Me: Well, now that you've farted, we should probably break up.
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Jane calls me a turkey a lot. I'm not sure of the precise definition, but I believe that I am a turkey when I—much to her chagrin—prove myself correct on an insignificant matter. Turkey, I believe, is shorthand for: You're right, but I'm not going to say you're right.
We didn't talk about the fart after she called me a turkey. But as I held Jane in my arms, the usual BSF worries didn't run through my head. Instead I felt relieved. Her toot was an audible signal that she was comfortable with me. Joking about the fart was another example of how we manage—without drama—to laugh and talk about uncomfortable topics. Up until that moment, Jane had been hiding that fart. It was no big deal—it was just a little toot, after all—but in another sense it was a big deal. The fart marked a turning point in our relationship. It proved that we were, as Jane often puts it, "in it to win it."
I'd like to say that the BSF list evaporated as quickly as the smell that night, but that didn't happen. The BSF list became the ASF (after she farted) list. The two lists are identical. What's changed is that I no longer put much stock in those worries. Some of the items on the list still matter, but nothing trumps us. The One Feeling That Makes a Man Fall—And Stay—In Love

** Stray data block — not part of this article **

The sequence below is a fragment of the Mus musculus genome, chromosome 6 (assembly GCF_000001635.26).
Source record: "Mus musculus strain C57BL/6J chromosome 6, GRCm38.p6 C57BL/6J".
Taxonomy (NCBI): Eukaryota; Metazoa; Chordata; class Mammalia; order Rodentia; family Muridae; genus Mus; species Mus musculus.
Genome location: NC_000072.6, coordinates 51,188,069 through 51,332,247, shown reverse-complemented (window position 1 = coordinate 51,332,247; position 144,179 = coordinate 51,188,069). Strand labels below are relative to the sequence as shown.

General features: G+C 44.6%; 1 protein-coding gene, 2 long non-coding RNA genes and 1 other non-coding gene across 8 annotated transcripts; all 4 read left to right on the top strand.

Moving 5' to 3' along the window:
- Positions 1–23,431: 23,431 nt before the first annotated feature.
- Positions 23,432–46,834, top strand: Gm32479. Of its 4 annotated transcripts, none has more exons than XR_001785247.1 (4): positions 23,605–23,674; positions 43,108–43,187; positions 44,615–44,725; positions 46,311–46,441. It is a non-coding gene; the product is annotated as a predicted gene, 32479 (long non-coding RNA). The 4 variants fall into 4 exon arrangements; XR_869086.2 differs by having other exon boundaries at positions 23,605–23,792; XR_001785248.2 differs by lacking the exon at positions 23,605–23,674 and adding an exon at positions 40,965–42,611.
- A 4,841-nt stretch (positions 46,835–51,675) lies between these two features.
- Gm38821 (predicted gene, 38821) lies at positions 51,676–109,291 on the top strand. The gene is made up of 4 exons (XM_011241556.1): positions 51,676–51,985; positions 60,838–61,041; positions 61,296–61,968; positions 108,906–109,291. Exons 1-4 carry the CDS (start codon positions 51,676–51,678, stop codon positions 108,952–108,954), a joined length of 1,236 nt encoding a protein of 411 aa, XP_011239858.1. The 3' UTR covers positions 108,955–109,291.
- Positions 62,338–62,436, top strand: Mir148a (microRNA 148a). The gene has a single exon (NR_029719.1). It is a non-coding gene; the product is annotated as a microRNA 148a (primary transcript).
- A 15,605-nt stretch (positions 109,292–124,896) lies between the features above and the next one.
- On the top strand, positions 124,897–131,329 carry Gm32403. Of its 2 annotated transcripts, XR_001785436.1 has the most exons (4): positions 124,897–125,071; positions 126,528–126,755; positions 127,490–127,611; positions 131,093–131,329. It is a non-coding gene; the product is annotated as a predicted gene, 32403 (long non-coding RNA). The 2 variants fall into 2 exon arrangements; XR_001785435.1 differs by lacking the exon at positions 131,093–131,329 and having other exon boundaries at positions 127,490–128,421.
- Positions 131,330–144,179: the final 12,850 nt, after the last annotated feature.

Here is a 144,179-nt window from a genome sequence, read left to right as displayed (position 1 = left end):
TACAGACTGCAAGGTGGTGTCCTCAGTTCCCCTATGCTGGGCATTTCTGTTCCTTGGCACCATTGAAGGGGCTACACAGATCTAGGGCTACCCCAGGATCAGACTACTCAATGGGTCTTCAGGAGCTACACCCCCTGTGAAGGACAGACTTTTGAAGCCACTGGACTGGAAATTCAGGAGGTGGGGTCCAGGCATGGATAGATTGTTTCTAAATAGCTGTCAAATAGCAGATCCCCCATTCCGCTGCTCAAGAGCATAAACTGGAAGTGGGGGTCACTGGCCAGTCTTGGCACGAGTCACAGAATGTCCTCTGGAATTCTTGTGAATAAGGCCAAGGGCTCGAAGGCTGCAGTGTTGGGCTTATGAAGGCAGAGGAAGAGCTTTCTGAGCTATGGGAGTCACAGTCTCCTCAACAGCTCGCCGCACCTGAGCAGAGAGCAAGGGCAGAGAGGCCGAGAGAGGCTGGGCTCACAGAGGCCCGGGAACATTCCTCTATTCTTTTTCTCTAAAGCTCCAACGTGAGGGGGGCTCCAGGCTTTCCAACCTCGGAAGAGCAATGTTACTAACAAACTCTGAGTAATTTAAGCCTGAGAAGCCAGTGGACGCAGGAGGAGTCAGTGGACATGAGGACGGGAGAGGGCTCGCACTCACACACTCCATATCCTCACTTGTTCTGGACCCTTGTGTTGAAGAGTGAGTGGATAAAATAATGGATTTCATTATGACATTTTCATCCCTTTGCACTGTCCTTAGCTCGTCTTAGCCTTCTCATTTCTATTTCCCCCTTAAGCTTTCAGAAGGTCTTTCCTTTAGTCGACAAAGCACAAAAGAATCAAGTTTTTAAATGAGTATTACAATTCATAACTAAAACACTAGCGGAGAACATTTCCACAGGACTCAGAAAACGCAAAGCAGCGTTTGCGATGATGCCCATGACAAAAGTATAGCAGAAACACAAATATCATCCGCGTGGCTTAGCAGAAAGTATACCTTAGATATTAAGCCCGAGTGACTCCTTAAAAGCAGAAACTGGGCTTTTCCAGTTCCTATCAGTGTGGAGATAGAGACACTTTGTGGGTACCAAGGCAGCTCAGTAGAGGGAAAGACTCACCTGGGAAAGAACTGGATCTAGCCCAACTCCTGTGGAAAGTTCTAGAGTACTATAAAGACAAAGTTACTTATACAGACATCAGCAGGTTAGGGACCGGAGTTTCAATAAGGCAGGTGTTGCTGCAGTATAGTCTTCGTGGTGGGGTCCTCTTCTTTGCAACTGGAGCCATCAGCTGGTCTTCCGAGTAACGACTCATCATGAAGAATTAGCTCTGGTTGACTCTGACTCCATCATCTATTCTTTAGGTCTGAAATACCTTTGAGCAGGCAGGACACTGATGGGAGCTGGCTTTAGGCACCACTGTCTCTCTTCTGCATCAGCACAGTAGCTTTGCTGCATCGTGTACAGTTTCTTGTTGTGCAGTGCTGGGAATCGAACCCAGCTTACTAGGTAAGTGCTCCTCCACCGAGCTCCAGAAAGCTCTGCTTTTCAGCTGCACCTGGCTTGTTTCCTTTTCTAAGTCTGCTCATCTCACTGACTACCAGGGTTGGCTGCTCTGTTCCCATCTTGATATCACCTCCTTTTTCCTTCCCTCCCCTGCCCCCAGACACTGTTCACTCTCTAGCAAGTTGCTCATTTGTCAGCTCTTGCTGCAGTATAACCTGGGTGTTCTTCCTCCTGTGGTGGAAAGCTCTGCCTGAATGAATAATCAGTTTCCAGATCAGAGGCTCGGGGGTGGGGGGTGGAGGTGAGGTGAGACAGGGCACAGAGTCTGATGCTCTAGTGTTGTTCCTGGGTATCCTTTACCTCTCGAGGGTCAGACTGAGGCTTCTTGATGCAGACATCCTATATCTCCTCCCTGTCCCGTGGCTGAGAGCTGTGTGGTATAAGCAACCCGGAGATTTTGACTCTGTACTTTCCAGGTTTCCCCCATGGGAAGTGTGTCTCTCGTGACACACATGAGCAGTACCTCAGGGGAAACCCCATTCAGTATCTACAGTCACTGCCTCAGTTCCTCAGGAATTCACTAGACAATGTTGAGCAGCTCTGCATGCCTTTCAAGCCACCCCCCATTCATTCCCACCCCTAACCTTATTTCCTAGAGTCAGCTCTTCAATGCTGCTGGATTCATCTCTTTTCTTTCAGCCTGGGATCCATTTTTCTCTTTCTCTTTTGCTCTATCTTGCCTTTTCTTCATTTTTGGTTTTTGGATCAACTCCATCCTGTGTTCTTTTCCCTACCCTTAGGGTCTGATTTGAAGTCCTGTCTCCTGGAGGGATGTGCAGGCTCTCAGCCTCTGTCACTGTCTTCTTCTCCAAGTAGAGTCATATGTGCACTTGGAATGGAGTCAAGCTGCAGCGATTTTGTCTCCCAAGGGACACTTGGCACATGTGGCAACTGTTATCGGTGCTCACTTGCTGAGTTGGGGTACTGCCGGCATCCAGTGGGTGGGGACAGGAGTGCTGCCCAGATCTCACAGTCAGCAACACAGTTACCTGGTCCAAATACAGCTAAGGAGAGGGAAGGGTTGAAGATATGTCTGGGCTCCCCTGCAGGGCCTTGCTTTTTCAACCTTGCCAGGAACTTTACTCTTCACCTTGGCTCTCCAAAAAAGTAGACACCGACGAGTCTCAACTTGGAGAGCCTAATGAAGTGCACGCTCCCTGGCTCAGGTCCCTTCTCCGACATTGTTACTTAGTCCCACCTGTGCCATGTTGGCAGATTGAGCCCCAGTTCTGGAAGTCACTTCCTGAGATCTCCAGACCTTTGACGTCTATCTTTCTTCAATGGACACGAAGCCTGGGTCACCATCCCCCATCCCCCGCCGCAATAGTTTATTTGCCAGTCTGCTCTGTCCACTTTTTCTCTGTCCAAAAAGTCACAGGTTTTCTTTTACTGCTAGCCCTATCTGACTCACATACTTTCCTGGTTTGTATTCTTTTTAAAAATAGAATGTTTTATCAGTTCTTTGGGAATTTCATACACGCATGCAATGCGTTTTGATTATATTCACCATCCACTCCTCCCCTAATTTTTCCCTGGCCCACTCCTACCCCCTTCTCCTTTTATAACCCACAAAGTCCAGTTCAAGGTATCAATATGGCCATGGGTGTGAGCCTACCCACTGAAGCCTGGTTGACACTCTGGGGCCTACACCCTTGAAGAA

Two months after Jane tooted, I popped the question. She said yes. The toot didn't prompt me to ask for her hand; I had decided to propose months before.
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But the decision to marry Jane wasn't the result of some dramatic epiphany. Rather, it was the culmination of insignificant moments, of which the fart was one. Individually, each of those moments are hardly worth mentioning, but collectively they mark the turning points from courtship to comfort. She wouldn't have tooted in front of any other guy, and I wouldn't have it any other way.